PORTLAND, Ore. (KOIN) — Tucked away in a Southeast Portland neighborhood is one of the city’s most prized natural gems — but it’s often overlooked.
Crystal Springs Rhododendron Garden is a lush botanical garden nestled between the Eastmoreland Golf Course and Reed College.
Those who visit the garden will understand how it got its name: dozens of rhododendron bushes explode with color in early spring, showering the park with pale pink, white, magenta and purple blooms. Numerous springs within the garden supply the many water features.
Volunteers tend the more than 2,500 rhododendrons, azaleas and other flowers that fill the garden — all of which were donated.
Fountains, winding pathways and public restrooms make Crystal Springs a popular site for events like family reunions and weddings.
While visitors can walk through the garden for free from October through February, a $5 admission fee is charged during the rest of the year. Mondays are free year-round.
Admission proceeds are used to help maintain and enhance the garden, according to Portland Parks and Recreation.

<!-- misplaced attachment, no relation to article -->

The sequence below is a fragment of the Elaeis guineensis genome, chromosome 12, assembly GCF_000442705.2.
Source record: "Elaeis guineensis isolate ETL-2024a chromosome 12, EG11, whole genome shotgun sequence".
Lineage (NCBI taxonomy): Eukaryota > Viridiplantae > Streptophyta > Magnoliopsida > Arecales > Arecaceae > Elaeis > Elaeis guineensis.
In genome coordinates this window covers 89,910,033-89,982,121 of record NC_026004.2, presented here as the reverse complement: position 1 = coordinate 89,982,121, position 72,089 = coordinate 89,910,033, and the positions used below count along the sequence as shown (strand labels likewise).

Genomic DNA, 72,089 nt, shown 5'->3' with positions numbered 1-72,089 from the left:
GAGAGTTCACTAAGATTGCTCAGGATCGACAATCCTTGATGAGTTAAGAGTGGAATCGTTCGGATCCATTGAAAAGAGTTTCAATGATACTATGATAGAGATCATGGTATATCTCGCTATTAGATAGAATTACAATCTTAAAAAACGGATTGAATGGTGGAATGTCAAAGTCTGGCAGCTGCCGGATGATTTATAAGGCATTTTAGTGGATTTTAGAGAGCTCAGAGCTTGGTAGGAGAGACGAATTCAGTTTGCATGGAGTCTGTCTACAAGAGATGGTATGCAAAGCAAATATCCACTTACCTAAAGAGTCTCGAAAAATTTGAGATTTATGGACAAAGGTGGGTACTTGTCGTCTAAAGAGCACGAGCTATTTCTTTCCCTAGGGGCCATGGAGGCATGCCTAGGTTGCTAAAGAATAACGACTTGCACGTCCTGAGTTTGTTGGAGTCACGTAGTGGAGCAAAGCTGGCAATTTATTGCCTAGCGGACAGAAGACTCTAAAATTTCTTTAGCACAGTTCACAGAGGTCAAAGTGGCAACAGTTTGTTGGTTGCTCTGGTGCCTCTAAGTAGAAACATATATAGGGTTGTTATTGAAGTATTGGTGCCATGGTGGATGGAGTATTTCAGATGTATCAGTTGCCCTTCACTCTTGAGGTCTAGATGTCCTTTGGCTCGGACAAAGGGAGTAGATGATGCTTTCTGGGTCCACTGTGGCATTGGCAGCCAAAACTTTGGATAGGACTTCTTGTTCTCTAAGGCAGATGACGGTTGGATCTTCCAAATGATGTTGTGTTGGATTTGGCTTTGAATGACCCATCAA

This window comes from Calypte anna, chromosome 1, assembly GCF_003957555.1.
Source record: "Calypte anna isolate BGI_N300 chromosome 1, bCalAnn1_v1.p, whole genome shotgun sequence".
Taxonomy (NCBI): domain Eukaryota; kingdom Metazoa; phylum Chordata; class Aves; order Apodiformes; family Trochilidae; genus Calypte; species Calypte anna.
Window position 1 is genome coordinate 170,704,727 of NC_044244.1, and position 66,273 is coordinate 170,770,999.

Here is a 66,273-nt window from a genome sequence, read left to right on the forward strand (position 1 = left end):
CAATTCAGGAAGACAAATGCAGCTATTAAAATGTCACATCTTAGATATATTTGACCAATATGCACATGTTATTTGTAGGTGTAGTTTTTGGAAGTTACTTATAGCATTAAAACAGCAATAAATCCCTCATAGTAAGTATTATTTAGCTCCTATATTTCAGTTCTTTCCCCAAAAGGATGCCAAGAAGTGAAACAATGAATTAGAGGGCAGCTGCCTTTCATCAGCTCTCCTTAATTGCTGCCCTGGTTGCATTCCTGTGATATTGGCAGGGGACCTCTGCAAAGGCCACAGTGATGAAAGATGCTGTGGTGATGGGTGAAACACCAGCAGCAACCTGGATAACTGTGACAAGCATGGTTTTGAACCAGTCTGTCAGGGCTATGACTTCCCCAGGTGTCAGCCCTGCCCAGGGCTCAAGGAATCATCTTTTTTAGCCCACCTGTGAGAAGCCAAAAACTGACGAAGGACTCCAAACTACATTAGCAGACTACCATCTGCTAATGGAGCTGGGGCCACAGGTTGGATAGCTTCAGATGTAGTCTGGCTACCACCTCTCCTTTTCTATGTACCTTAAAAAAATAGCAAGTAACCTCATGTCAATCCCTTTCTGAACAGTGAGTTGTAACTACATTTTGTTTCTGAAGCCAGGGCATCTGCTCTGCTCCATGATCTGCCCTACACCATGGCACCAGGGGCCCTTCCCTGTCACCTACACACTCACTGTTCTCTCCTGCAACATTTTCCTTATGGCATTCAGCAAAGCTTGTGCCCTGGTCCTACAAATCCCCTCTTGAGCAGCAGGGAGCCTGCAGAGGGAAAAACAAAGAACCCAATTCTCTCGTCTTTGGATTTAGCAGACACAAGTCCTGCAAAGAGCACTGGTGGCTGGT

Many visitors — and even residents — don’t know Crystal Springs exists. Other botanical sites, such as Portland’s famous International Rose Test Garden, often overshadow the lesser-known rhododendron garden.
“It is a secret for a lot of people,” said Dan McLaughlin, chairman of Crystal Springs Rhododendron Garden. “They don’t know it exists.”
The 9.5 acres that would later become the garden were donated in the 1800s by Portland Mayor William S. Ladd.
The Portland chapter of the American Rhododendron Society developed the property as a rhododendron test garden in 1950, replacing the original test garden site on Terwilliger Boulevard which was owned by Oregon Journal owner Sam Jackson.
The site officially became known as the Crystal Spring Rhododendron Garden in 1964.
Although Crystal Springs is a city park, it’s maintained by volunteers who say the garden is currently in need of some improvements. Click here to learn more about how to get involved.